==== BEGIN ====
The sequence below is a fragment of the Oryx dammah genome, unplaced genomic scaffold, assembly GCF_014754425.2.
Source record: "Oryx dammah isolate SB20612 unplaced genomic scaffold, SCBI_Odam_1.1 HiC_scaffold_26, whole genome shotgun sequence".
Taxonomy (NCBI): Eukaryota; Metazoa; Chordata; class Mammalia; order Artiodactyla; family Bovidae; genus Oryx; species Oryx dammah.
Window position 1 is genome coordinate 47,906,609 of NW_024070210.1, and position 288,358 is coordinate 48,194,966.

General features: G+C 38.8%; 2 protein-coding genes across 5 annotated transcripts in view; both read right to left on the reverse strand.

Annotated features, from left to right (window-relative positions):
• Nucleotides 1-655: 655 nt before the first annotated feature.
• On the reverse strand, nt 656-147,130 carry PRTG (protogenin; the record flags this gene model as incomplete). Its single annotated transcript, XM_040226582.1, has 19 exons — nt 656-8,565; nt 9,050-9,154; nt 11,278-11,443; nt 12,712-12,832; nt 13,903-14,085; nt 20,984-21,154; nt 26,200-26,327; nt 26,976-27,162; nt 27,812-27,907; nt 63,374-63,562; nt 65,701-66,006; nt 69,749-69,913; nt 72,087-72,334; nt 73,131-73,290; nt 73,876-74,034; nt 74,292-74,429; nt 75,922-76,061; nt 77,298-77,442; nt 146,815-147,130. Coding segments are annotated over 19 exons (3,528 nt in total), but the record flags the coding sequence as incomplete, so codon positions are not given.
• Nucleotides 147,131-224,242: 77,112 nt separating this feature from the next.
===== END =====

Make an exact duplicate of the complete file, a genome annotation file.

The sequence below is a fragment of the Oryx dammah genome, unplaced genomic scaffold, assembly GCF_014754425.2.
Source record: "Oryx dammah isolate SB20612 unplaced genomic scaffold, SCBI_Odam_1.1 HiC_scaffold_26, whole genome shotgun sequence".
Taxonomy (NCBI): Eukaryota; Metazoa; Chordata; class Mammalia; order Artiodactyla; family Bovidae; genus Oryx; species Oryx dammah.
Window position 1 is genome coordinate 47,906,609 of NW_024070210.1, and position 288,358 is coordinate 48,194,966.

General features: G+C 38.8%; 2 protein-coding genes across 5 annotated transcripts in view; both read right to left on the reverse strand.

Annotated features, from left to right (window-relative positions):
• Nucleotides 1-655: 655 nt before the first annotated feature.
• On the reverse strand, nt 656-147,130 carry PRTG (protogenin; the record flags this gene model as incomplete). Its single annotated transcript, XM_040226582.1, has 19 exons — nt 656-8,565; nt 9,050-9,154; nt 11,278-11,443; nt 12,712-12,832; nt 13,903-14,085; nt 20,984-21,154; nt 26,200-26,327; nt 26,976-27,162; nt 27,812-27,907; nt 63,374-63,562; nt 65,701-66,006; nt 69,749-69,913; nt 72,087-72,334; nt 73,131-73,290; nt 73,876-74,034; nt 74,292-74,429; nt 75,922-76,061; nt 77,298-77,442; nt 146,815-147,130. Coding segments are annotated over 19 exons (3,528 nt in total), but the record flags the coding sequence as incomplete, so codon positions are not given.
• Nucleotides 147,131-224,242: 77,112 nt separating this feature from the next.